One of the best things about writing articles and explainers for Retirement Essentials is the quality of the comments we receive in return. A recent article on the ‘classic dilemma’ of paying off debt or retaining a mortgage (but earning more in other ways) is an example. We received some great feedback from members on this topic. They pointed out that this option does not have to be an ‘all-in’ decision. Which has encouraged us to share their thoughts as well as a brief overview of the main decision-making points.

Our view is that there is rarely one right or one wrong approach to most things financial. The main reason is that at the heart of most financial decisions are emotional needs or concerns and lifestage needs which may often involve wrangling two different sets of priorities, should you happen to live as a couple. 

There really is no  one size fits all approach to debt management, hence our suggestions that you explore your options and if you are unsure, you seek further explanations, income projections or support from one of our experienced advisers. 

Here are some of the great comments we received on this topic, followed by an overview of ways to view your options.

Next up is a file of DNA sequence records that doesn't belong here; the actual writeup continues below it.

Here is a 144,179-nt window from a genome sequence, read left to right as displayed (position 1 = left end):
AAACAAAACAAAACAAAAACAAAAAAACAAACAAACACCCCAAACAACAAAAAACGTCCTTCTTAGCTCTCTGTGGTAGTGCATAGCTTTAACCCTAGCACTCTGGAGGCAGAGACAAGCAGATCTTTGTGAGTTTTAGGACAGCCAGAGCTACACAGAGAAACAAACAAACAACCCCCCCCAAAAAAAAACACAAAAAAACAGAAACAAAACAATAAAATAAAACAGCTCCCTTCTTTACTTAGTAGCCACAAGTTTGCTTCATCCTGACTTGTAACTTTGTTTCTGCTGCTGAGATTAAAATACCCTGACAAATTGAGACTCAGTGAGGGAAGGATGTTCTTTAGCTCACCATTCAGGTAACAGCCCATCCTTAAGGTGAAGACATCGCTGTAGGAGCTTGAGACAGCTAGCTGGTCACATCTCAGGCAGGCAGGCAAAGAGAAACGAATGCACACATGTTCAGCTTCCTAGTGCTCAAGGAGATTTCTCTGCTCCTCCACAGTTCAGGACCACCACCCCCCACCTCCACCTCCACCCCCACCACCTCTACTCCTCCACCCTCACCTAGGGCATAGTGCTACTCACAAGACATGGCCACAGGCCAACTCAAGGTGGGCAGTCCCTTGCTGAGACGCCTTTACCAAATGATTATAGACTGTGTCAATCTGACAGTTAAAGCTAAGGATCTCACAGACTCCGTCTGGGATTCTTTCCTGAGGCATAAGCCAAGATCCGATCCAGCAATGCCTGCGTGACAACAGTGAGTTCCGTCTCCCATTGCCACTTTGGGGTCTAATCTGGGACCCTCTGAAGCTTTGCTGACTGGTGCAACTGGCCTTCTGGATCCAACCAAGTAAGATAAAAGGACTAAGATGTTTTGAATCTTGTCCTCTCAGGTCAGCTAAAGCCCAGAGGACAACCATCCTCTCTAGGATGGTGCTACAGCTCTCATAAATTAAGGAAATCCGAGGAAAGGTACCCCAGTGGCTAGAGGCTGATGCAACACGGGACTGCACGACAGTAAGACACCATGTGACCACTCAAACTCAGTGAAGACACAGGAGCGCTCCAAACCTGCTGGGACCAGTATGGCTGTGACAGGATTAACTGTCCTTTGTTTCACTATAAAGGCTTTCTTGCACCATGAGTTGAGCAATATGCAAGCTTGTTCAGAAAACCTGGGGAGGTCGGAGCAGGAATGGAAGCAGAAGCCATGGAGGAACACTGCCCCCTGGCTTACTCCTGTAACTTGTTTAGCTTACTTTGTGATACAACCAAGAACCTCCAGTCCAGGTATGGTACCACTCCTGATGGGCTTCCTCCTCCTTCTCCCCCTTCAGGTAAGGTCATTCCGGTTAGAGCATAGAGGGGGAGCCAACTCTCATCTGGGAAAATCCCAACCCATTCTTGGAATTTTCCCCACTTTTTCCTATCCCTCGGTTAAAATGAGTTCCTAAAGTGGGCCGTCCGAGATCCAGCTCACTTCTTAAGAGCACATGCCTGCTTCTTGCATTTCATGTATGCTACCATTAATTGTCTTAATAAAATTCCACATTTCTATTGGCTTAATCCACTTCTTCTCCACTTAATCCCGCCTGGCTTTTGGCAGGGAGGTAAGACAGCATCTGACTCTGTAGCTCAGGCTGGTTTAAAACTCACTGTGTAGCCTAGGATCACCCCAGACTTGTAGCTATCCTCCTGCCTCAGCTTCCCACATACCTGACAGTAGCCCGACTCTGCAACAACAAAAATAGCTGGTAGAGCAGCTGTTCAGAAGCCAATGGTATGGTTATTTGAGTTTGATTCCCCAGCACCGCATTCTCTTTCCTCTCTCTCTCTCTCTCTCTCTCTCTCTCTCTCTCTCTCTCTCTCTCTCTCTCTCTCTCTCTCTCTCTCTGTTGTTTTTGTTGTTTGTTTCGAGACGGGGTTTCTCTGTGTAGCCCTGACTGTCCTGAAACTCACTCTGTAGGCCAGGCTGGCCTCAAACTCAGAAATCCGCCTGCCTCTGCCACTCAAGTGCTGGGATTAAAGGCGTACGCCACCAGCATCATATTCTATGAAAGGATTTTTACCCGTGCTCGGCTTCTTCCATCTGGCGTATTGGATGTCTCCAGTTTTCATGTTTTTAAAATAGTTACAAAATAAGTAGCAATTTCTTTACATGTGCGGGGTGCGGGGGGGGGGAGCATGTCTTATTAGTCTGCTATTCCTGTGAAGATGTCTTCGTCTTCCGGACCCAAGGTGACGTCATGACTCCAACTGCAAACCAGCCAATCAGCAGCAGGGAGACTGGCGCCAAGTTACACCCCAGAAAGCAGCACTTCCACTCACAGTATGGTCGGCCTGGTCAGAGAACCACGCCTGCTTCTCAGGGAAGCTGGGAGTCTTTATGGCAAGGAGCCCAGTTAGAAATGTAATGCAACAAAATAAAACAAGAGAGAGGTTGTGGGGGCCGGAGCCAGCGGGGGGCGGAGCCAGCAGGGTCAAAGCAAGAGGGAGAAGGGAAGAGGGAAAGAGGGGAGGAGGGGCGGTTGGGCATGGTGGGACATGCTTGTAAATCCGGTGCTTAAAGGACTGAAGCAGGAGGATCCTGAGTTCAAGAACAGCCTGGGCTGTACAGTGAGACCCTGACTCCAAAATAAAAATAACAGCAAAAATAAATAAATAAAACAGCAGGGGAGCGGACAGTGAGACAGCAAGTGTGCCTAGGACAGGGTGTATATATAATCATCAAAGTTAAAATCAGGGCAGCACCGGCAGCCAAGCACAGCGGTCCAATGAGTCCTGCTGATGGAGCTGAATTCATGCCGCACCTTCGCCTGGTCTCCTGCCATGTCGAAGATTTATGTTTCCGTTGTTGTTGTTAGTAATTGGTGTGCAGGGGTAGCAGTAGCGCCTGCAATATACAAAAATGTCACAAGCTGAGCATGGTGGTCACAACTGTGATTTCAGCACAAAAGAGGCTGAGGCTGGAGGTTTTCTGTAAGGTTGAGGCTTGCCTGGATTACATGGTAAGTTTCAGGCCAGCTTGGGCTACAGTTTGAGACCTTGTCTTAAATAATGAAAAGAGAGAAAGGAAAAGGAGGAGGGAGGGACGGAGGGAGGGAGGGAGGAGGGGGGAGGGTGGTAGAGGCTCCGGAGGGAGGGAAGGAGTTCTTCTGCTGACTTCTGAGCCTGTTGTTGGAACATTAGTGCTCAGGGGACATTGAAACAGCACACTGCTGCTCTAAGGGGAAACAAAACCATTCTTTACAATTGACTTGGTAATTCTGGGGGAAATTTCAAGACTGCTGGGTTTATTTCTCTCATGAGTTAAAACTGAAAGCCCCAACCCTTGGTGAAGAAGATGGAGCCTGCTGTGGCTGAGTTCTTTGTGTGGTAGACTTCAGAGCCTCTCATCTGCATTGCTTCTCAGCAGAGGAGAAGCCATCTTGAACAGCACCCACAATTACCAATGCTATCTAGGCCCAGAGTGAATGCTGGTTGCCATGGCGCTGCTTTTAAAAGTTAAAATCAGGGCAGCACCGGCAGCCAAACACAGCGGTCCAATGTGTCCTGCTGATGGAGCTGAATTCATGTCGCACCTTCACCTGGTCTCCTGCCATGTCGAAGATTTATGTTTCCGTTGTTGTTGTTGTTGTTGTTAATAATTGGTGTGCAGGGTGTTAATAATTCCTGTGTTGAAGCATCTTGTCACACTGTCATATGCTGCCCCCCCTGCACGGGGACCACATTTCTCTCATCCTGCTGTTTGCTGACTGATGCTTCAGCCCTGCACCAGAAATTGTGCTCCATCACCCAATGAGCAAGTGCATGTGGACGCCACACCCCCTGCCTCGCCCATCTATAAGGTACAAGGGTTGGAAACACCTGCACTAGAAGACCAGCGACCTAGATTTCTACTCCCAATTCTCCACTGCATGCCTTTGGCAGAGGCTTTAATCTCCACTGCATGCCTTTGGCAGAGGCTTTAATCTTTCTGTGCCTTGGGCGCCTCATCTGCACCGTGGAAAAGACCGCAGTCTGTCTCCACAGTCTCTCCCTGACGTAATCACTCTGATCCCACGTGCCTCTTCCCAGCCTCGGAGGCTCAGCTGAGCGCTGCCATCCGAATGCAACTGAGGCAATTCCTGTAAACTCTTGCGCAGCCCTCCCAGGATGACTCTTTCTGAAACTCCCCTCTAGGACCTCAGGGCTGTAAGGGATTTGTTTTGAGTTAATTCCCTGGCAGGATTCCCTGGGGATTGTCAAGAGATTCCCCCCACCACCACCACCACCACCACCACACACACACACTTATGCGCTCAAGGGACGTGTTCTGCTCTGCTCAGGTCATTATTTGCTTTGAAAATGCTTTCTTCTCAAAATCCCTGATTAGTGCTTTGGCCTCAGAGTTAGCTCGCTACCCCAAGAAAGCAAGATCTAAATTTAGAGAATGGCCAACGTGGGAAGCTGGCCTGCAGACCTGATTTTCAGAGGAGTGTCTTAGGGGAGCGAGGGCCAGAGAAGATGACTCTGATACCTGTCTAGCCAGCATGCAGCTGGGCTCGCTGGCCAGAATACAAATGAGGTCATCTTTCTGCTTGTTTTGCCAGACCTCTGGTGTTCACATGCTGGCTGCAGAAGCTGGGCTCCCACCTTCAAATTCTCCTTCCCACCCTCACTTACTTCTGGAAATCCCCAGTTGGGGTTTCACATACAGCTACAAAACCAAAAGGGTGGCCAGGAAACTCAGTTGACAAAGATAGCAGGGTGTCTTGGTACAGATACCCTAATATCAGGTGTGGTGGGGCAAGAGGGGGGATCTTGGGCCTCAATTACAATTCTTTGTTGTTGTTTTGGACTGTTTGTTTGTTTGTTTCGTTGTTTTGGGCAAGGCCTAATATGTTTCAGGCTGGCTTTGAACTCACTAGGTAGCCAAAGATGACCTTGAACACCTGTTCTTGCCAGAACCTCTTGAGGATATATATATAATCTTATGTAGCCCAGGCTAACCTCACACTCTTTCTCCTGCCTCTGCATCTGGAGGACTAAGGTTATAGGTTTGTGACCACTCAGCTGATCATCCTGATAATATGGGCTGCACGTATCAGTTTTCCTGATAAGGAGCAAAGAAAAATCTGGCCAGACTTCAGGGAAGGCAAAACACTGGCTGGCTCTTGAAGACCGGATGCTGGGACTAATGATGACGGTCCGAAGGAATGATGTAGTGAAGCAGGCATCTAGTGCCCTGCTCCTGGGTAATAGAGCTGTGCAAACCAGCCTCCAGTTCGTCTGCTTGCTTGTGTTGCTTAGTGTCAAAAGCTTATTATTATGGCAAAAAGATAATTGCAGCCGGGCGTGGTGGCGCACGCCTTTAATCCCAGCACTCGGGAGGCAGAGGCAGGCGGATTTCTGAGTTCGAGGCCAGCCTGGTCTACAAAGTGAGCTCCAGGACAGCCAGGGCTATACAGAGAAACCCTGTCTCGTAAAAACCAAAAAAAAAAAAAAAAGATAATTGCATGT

Jim is puzzled why paying off the mortgage has downsides:

I’m puzzled as why the only options considered with regard to paying off a mortgage are all in or all out. My strategy was to pay off all but $100 of my mortgage. I get all the Centrelink benefits from a reduced super balance, my repayment is $1 per week, my interest is zero (because of offset accounts). And if I ever need it in case of emergency, I can redraw most of my original mortgage balance, so I haven’t really lost access to the money. Yes, I have the opportunity cost that my money could have earned in my super fund, but it would have needed to exceed 7.8% per annum after tax anyway to counter the pension reduction from Centrelink under the assets test, so all I’m really losing is any potential earning over this amount.
Could you explore the downsides of this strategy please?

And Shakil concurs:

I agree with you Jim. I will be retiring soon and will pay off all the mortgage, bar a nominal amount to keep the account active (with an offset to counter the interest repayments). Just as you correctly pointed out, it gives you an emergency buffer and at the same time provides a lower asset/income threshold to enable access to Centrelink benefits. I also agree that the opportunity cost from not leaving the funds in super is likely to be insignificant compared to the Government pension receipts.

Ron is unequivocal that relieving financial stress relief is the big win:

We paid our mortgage down to a zero balance with pre-tax money in my super (approximately $150,000) This way, we could always redraw on the loan if needed.
I lost my job due to injury, and if we still had the mortgage hanging over our heads, we would have been in a LOT of financial strife.
Yeah, we may have missed out on some interest earned on my super, but the stress was totally eliminated. In my case, totally worth it.